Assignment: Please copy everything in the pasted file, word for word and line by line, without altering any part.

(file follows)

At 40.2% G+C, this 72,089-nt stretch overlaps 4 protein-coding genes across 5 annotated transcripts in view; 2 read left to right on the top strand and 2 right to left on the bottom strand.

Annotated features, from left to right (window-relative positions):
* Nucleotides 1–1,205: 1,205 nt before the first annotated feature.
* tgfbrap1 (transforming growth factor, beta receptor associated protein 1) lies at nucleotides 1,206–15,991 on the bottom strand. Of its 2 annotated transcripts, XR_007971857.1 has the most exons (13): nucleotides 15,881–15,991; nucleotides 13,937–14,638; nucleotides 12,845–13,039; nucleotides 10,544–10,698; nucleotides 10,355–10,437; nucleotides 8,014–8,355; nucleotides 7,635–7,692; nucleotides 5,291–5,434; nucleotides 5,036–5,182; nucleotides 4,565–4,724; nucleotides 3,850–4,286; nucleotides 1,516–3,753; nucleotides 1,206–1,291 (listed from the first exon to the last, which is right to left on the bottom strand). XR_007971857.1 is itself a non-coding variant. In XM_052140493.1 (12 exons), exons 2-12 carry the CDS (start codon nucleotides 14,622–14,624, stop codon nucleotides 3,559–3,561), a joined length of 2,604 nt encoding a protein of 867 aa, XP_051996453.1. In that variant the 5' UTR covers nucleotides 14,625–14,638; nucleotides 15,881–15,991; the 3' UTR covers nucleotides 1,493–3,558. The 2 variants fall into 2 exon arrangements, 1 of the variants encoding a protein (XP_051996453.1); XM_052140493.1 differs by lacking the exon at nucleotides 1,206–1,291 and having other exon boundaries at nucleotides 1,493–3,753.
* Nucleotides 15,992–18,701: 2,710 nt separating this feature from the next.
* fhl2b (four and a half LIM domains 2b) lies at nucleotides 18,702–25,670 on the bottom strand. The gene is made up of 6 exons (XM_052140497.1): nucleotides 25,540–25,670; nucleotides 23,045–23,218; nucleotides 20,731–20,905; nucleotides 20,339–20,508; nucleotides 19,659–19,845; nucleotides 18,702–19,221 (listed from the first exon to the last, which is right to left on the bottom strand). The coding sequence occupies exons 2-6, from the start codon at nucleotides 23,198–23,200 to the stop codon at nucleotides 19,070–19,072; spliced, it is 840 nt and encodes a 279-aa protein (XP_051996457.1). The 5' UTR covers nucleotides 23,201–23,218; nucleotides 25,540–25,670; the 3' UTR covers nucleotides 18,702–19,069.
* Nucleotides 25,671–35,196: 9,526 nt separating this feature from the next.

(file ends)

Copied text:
At 40.2% G+C, this 72,089-nt stretch overlaps 4 protein-coding genes across 5 annotated transcripts in view; 2 read left to right on the top strand and 2 right to left on the bottom strand.

Annotated features, from left to right (window-relative positions):
* Nucleotides 1–1,205: 1,205 nt before the first annotated feature.
* tgfbrap1 (transforming growth factor, beta receptor associated protein 1) lies at nucleotides 1,206–15,991 on the bottom strand. Of its 2 annotated transcripts, XR_007971857.1 has the most exons (13): nucleotides 15,881–15,991; nucleotides 13,937–14,638; nucleotides 12,845–13,039; nucleotides 10,544–10,698; nucleotides 10,355–10,437; nucleotides 8,014–8,355; nucleotides 7,635–7,692; nucleotides 5,291–5,434; nucleotides 5,036–5,182; nucleotides 4,565–4,724; nucleotides 3,850–4,286; nucleotides 1,516–3,753; nucleotides 1,206–1,291 (listed from the first exon to the last, which is right to left on the bottom strand). XR_007971857.1 is itself a non-coding variant. In XM_052140493.1 (12 exons), exons 2-12 carry the CDS (start codon nucleotides 14,622–14,624, stop codon nucleotides 3,559–3,561), a joined length of 2,604 nt encoding a protein of 867 aa, XP_051996453.1. In that variant the 5' UTR covers nucleotides 14,625–14,638; nucleotides 15,881–15,991; the 3' UTR covers nucleotides 1,493–3,558. The 2 variants fall into 2 exon arrangements, 1 of the variants encoding a protein (XP_051996453.1); XM_052140493.1 differs by lacking the exon at nucleotides 1,206–1,291 and having other exon boundaries at nucleotides 1,493–3,753.
* Nucleotides 15,992–18,701: 2,710 nt separating this feature from the next.
* fhl2b (four and a half LIM domains 2b) lies at nucleotides 18,702–25,670 on the bottom strand. The gene is made up of 6 exons (XM_052140497.1): nucleotides 25,540–25,670; nucleotides 23,045–23,218; nucleotides 20,731–20,905; nucleotides 20,339–20,508; nucleotides 19,659–19,845; nucleotides 18,702–19,221 (listed from the first exon to the last, which is right to left on the bottom strand). The coding sequence occupies exons 2-6, from the start codon at nucleotides 23,198–23,200 to the stop codon at nucleotides 19,070–19,072; spliced, it is 840 nt and encodes a 279-aa protein (XP_051996457.1). The 5' UTR covers nucleotides 23,201–23,218; nucleotides 25,540–25,670; the 3' UTR covers nucleotides 18,702–19,069.
* Nucleotides 25,671–35,196: 9,526 nt separating this feature from the next.